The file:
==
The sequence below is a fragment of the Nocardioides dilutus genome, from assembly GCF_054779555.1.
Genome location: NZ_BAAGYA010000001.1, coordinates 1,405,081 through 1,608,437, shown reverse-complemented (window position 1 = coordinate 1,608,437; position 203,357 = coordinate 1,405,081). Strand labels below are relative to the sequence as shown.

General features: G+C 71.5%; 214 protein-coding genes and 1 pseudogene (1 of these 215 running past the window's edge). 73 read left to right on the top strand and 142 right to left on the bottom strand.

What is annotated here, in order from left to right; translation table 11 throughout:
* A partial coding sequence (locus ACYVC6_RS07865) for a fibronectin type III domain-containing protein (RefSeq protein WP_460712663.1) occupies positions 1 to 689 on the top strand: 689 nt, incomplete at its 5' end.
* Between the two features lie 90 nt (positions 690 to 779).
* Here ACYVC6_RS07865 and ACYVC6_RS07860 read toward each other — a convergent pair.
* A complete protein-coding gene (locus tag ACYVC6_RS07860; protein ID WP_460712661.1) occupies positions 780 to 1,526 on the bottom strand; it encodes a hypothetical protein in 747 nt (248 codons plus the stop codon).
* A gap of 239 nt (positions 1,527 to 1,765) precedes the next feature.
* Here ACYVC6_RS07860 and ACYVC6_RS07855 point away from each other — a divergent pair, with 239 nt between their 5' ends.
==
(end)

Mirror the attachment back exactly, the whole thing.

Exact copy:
The sequence below is a fragment of the Nocardioides dilutus genome, from assembly GCF_054779555.1.
Genome location: NZ_BAAGYA010000001.1, coordinates 1,405,081 through 1,608,437, shown reverse-complemented (window position 1 = coordinate 1,608,437; position 203,357 = coordinate 1,405,081). Strand labels below are relative to the sequence as shown.

General features: G+C 71.5%; 214 protein-coding genes and 1 pseudogene (1 of these 215 running past the window's edge). 73 read left to right on the top strand and 142 right to left on the bottom strand.

What is annotated here, in order from left to right; translation table 11 throughout:
* A partial coding sequence (locus ACYVC6_RS07865) for a fibronectin type III domain-containing protein (RefSeq protein WP_460712663.1) occupies positions 1 to 689 on the top strand: 689 nt, incomplete at its 5' end.
* Between the two features lie 90 nt (positions 690 to 779).
* Here ACYVC6_RS07865 and ACYVC6_RS07860 read toward each other — a convergent pair.
* A complete protein-coding gene (locus tag ACYVC6_RS07860; protein ID WP_460712661.1) occupies positions 780 to 1,526 on the bottom strand; it encodes a hypothetical protein in 747 nt (248 codons plus the stop codon).
* A gap of 239 nt (positions 1,527 to 1,765) precedes the next feature.
* Here ACYVC6_RS07860 and ACYVC6_RS07855 point away from each other — a divergent pair, with 239 nt between their 5' ends.